The song "Money for Nothing" by Dire Straits is the Trope Namer, but not an example: it's about a boorish appliance store worker's envy towards the rock musicians on MTV, who he thinks are earning loads of money without doing any "real" work. This trope involves a double-meaning not present in the song, which is that the money you're earning for doing next to nothing is also good for nothing.


    open/close all folders 

  • Anachronox: Sender Station, which becomes the de facto Hub Level some ways in, has several Vendor Bots who buy and sell various Shop Fodder that have no use elsewhere. While they always sell at a modest markup, the prices between vendors are wildly inconsistent, and there's always someone who sells a given thing for cheaper than another will buy for. And they have functionally infinite supplies. Assuming you don't mind doing a lot of clicking and some walking, it's easy to "buy low, sell high" until you break the bank. And should you actually lose all your money, the Vendor Bots will give you delivery quests that will earn you enough to get you going again.
  • The Legend of Zelda zig-zags this from game to game. In some cases it's played straight as there is little to buy, and/or because the money you would need is acquired so late that it won't be of much use by the time you're rewarded with it. In other games, however, there are different factors or mechanics that implement major Money Sinks, thus making money an important necessity. The listed aversions pertain to cases when Money Sink is not strictly enforced:
    • The original game averts this: not only are there a wide variety of useful items for sale (with rupees fairly difficult to find and only coming in 1 and 5 rupee denominations), but once you have everything, they continue to serve a very important use as arrows.
    • You only need a minimum of 710 Rupees to complete The Legend of Zelda: A Link to the Past: 500 for the Flippers, 110 to pay off Kiki the Monkey (incrementing by 10 every time you screw up), and 100 for every Giant Bomb you buy, of which you only need one. You'll probably also want the optional Bottle in Kakariko Village, but that's only 100 more. Aside from potions (the best Blue Potion being reasonably priced compared to the Red and Green ones compared to other games), the only real money sink is increasing your bomb and arrow stock. If you're a smart and careful player, you can keep enough chests filled with Rupees to buy off all the upgrades the very moment they come available.
    • In The Legend of Zelda: Link's Awakening, the Bow is THE most expensive item in the game at 980 Rupees (money cap is 999). Once you purchase it, you never need to collect money again. There are also tricks for saving while your money is being drained so that it doesn't continue the drain when you re-load, or just outright stealing it (which the shopkeeper will not be pleased with). You do need to buy the Shovel before that, which costs a more modest 200 Rupees, but this doesn't extend the challenge by all that much. The Switch remake downplays this to an extent with the introduction of the Dungeon Maker. This particular sidequest involves Link being able to build his own dungeons using chambers that he can collect throughout the game. These chambers can sometimes be bought at the shop where they are very pricey (each chamber costs around 1,280 Rupees).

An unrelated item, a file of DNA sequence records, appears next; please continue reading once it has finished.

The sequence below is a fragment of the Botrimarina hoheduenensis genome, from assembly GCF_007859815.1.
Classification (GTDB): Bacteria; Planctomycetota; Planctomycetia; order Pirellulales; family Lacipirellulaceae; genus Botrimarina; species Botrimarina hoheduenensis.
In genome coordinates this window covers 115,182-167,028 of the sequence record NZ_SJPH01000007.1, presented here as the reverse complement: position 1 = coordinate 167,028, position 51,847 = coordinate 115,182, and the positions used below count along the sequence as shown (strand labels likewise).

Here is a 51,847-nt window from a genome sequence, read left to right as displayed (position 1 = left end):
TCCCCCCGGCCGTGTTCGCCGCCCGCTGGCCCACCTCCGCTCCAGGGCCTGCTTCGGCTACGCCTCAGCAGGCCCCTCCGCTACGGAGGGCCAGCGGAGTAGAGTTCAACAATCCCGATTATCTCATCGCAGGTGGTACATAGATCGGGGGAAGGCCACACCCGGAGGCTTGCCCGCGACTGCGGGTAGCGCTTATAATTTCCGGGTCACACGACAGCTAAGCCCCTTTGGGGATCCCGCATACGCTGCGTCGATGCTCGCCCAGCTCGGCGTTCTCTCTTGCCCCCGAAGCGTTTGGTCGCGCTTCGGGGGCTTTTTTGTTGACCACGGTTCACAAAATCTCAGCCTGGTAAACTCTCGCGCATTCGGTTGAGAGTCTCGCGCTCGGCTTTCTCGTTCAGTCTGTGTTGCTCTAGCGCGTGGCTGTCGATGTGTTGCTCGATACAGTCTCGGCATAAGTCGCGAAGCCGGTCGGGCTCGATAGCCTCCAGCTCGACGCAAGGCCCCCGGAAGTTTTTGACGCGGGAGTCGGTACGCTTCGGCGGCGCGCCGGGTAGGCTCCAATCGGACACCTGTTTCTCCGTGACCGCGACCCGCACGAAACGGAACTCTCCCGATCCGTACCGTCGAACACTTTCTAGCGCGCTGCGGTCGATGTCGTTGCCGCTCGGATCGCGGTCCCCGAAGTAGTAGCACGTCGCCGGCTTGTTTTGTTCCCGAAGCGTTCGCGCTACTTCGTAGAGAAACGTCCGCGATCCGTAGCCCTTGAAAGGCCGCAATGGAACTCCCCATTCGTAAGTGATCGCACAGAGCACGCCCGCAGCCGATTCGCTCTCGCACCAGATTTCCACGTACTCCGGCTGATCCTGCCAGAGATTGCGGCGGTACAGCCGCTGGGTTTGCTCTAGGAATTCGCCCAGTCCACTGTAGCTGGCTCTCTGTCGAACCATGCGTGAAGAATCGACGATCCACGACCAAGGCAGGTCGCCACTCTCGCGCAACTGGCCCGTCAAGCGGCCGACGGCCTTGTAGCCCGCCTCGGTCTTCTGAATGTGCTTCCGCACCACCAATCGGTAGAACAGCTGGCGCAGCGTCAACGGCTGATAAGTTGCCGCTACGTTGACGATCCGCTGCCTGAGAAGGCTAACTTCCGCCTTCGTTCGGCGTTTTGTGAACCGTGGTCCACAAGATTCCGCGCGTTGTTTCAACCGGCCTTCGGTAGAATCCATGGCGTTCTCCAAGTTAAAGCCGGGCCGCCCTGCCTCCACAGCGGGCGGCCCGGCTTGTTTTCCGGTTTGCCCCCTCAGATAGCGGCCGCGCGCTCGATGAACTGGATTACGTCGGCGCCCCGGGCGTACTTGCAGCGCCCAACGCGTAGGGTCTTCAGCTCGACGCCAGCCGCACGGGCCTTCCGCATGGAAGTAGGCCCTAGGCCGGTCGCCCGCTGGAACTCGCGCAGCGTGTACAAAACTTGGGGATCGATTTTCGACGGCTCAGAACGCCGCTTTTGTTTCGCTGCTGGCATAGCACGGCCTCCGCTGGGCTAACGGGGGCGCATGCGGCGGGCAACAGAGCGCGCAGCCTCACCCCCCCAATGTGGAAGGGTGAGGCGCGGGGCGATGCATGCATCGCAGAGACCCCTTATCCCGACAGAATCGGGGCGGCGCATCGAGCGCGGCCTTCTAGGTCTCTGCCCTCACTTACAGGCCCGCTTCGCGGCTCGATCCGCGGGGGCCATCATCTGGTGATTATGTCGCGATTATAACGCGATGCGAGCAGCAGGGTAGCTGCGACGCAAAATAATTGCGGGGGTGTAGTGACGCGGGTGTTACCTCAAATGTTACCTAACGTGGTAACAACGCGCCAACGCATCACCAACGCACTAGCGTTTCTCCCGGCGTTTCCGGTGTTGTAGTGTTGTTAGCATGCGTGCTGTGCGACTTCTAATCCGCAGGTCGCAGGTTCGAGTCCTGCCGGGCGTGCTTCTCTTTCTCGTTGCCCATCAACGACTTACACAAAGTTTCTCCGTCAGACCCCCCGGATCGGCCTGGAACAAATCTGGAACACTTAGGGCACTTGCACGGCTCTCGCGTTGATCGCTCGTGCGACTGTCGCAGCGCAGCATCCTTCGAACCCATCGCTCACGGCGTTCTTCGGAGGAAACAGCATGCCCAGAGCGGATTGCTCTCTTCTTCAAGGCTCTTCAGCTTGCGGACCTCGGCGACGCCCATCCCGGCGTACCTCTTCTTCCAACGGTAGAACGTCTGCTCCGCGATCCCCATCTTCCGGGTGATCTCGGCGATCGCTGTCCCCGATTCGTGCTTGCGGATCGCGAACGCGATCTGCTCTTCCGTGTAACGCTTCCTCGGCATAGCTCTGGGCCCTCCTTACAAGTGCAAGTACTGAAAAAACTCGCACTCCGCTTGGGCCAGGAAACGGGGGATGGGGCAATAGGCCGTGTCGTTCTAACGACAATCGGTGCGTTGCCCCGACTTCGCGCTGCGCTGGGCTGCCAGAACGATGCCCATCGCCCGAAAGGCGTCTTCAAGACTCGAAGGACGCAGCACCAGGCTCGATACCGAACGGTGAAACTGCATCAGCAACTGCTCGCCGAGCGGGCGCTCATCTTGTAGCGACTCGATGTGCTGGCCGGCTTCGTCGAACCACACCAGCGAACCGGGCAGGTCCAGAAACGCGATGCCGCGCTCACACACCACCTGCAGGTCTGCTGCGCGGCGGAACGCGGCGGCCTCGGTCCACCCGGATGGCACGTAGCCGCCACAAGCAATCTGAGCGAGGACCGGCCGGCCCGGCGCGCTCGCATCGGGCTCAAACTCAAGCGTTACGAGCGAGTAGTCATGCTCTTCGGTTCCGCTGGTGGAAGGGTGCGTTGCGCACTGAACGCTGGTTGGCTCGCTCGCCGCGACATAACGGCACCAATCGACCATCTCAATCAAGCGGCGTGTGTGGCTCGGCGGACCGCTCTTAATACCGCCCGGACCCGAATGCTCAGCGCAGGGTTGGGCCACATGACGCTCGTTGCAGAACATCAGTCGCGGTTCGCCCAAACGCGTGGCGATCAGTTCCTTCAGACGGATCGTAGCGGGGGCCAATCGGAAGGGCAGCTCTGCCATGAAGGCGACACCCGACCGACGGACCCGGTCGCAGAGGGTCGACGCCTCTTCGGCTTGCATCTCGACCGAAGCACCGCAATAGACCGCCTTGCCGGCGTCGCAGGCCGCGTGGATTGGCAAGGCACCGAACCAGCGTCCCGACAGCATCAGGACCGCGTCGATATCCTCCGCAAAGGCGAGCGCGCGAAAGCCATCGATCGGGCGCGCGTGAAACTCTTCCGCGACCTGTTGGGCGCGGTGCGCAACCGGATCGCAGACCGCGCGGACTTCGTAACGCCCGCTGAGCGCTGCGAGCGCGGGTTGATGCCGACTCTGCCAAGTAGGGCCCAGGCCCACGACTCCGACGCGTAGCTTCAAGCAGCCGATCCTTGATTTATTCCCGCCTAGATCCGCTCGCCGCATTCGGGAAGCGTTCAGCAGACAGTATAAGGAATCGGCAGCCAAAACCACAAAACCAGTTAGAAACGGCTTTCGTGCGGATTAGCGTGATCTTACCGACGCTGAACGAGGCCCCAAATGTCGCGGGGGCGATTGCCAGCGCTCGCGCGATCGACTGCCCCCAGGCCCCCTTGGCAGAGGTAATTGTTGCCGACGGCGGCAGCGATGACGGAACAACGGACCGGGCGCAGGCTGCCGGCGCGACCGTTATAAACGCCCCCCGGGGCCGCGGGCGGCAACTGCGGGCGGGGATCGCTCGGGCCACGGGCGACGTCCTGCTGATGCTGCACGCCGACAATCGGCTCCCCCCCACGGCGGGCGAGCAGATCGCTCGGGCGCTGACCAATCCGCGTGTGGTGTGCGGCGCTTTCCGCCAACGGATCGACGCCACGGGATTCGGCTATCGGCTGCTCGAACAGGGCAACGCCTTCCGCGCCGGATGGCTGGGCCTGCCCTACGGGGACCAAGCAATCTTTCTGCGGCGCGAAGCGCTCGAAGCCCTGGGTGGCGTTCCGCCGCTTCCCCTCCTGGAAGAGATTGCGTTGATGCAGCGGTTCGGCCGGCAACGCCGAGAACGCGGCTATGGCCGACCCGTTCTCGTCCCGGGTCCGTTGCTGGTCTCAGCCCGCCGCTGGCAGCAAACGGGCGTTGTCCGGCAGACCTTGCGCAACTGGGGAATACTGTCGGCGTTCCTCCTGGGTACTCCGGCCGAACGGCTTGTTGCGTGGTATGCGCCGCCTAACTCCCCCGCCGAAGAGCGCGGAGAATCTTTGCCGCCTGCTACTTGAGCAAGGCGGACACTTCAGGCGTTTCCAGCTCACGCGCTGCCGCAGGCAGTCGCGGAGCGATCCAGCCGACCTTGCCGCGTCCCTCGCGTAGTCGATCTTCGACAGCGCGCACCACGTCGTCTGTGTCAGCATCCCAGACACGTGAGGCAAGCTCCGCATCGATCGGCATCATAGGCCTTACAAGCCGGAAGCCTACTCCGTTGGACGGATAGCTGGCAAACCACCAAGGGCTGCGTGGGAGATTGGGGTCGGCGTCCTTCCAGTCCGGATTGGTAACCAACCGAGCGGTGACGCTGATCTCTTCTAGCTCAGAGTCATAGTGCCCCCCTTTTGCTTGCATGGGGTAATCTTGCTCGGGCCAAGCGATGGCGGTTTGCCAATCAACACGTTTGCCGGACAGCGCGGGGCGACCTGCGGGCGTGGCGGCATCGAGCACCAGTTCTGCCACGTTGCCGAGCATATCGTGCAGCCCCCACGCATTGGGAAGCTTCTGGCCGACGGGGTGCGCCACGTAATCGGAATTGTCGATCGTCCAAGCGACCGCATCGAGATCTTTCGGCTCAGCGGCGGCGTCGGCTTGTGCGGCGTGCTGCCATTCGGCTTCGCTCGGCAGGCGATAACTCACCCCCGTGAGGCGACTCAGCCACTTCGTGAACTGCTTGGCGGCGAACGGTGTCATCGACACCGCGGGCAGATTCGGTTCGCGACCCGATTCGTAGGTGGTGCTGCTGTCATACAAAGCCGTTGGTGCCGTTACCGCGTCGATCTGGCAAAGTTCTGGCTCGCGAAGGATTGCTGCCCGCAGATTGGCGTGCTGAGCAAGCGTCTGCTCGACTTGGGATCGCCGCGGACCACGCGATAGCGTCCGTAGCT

• The "having nothing to spend it on" part of this trope happens in The Legend of Zelda: Ocarina of Time, when you've finally gone to all the effort to kill all the Golden Skultulas, only to be rewarded with a respawning 200 rupees, which at this point in the game is likely beyond worthless. Oddly, the lower rewards in the House of Skultula are the better ones. As a matter of fact, the trope is even lampshaded: one Kokiri points out that most of the items in the shop can be found in the forest for free. You have to buy your first shield, and there are certain upgrades you can win by playing the mini-games that are often ten rupees per play; outside that, you'll seldom find yourself using rupees at all and your wallet will probably remain full for the entire game. You keep being given rupees (which you won't be able to carry, and would have no use for if you could) for some very difficult tasks as if they're the greatest reward ever!
    • The Legend of Zelda: Majora's Mask. Due to the game's "Groundhog Day" Loop mechanic, chests containing money respawn on every cycle, so you effectively have an unlimited source of money. Collect all the chests in Clock Town, put the money in the bank, reset time, repeat. If that's not enough, there's an enemy in Termina Field that, while very hard to kill, always drops 200 Rupees. It's worth it to save up Rupees, since getting one Piece of Heart requires you to put 5000 Rupees in the Clock Town Bank. While there are things you can use your money on (Powder Kegs, Chateau Romani and the All-Night Mask, worth 500 Rupees), it's not going to take you that much to gather the money for them.